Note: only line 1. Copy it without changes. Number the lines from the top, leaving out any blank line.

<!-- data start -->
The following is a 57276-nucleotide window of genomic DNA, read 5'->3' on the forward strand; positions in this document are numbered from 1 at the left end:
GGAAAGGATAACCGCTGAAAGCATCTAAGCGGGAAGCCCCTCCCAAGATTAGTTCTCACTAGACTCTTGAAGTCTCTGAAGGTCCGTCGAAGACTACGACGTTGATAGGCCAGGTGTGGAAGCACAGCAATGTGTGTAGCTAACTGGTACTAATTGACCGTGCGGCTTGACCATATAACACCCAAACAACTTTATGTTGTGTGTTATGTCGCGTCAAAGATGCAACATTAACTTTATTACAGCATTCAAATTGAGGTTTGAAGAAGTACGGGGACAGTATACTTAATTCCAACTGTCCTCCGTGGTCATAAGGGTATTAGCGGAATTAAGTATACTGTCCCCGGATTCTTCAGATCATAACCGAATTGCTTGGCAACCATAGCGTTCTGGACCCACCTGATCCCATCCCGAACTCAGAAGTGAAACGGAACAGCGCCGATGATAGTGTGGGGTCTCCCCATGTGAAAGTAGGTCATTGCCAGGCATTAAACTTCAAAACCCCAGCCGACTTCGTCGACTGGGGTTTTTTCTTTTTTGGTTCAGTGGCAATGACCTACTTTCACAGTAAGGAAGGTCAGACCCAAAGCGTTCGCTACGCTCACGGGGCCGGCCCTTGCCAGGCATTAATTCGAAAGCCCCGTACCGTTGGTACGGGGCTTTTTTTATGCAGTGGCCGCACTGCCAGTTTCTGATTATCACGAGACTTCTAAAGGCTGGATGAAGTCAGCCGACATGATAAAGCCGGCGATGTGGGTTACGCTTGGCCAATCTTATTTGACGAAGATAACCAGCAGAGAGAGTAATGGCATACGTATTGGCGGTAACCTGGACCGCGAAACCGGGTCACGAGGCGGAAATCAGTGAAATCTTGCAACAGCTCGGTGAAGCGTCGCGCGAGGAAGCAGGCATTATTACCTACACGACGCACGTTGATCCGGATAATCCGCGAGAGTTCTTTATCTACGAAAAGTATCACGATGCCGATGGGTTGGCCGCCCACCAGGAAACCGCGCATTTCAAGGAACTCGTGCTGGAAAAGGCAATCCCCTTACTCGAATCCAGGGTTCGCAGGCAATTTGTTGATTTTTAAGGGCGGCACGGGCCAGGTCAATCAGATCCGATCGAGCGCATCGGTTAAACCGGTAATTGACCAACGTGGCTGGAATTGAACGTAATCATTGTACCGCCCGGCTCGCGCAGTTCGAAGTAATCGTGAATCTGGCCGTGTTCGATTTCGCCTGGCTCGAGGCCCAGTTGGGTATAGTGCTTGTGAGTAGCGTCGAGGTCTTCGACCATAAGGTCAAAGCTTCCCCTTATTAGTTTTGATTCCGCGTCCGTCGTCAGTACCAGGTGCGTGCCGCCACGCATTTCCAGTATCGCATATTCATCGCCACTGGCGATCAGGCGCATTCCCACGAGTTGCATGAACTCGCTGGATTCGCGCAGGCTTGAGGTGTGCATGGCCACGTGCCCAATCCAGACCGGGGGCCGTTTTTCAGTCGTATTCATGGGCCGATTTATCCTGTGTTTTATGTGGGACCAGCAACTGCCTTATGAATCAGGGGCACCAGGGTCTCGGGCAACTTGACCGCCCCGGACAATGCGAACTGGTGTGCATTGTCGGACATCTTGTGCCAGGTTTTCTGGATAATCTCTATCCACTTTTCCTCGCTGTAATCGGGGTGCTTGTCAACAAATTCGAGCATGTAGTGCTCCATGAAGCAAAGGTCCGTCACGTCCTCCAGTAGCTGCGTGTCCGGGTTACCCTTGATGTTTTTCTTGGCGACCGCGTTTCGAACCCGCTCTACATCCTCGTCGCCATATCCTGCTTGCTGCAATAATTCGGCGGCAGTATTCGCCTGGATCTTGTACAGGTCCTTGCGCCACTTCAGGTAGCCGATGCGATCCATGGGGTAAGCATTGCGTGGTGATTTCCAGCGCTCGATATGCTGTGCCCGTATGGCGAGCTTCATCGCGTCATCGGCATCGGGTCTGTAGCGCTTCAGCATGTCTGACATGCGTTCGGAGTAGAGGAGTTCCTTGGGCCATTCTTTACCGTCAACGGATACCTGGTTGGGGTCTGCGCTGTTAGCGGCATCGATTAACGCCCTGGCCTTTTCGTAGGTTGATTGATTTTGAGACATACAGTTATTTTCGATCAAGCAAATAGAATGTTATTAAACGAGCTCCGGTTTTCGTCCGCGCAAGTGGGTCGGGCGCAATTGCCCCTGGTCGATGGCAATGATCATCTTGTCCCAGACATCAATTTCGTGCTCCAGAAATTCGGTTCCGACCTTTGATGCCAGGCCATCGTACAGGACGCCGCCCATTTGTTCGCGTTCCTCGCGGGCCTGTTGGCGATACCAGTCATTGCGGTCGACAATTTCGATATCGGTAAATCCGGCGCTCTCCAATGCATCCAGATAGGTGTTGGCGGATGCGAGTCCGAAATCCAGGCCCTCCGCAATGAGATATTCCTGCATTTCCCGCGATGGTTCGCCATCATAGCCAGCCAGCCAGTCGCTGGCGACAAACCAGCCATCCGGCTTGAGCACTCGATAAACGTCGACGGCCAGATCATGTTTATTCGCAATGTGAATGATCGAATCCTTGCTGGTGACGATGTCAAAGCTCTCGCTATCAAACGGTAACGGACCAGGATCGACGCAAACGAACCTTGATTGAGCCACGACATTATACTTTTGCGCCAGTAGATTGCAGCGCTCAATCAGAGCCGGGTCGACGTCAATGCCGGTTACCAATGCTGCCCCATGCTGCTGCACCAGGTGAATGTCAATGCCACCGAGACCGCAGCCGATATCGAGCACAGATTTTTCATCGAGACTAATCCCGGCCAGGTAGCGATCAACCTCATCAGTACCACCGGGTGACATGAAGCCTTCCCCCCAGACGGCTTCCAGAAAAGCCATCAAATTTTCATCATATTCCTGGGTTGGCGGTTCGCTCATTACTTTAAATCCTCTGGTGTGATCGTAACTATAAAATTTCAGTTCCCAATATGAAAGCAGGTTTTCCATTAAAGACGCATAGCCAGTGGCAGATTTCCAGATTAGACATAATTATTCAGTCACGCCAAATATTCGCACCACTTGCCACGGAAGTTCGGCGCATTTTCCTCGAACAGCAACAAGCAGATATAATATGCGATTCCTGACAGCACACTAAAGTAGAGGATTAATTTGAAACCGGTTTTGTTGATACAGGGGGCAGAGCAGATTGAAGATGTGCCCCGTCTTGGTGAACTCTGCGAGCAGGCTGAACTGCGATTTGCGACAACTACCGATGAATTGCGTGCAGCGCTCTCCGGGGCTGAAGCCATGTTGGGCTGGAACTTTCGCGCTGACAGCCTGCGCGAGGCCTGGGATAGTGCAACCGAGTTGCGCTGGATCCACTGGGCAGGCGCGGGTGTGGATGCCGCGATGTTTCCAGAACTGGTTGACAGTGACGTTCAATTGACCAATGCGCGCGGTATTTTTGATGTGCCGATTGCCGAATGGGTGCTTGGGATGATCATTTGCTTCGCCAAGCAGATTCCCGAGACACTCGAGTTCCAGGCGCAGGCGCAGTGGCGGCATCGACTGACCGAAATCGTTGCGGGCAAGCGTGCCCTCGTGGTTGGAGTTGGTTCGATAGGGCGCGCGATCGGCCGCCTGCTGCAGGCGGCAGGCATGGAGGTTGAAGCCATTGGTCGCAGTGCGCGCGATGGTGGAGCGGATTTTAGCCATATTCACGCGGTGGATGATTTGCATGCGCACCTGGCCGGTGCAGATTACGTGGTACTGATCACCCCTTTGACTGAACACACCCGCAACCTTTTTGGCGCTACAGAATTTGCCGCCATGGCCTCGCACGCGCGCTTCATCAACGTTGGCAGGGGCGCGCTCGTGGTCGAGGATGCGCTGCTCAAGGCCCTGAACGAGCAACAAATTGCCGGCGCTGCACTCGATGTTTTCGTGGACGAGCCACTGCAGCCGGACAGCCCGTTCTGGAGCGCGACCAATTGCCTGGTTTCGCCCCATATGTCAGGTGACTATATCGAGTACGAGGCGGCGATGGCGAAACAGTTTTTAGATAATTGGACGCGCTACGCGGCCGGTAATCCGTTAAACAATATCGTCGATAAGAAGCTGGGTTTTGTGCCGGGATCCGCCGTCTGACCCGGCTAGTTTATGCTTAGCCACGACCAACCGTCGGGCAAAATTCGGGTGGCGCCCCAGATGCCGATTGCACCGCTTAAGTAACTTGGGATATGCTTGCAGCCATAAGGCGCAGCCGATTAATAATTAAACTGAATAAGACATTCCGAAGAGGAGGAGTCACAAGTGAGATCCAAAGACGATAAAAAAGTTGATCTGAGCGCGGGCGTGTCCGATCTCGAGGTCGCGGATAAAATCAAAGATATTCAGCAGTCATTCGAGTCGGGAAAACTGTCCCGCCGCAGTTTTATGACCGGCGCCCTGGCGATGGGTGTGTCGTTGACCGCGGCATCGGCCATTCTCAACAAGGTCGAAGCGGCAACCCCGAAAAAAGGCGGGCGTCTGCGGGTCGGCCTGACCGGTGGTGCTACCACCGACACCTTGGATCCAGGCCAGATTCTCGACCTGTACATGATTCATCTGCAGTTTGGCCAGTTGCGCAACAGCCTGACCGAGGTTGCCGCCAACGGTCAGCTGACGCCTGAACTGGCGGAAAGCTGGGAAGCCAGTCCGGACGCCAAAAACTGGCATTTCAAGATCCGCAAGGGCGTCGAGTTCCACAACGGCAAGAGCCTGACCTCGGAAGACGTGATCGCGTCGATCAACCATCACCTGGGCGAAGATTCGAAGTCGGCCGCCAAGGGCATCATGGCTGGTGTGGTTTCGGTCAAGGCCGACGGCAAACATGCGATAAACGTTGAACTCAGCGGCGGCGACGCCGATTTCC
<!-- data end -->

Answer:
The following is a 57276-nucleotide window of genomic DNA, read 5'->3' on the forward strand; positions in this document are numbered from 1 at the left end: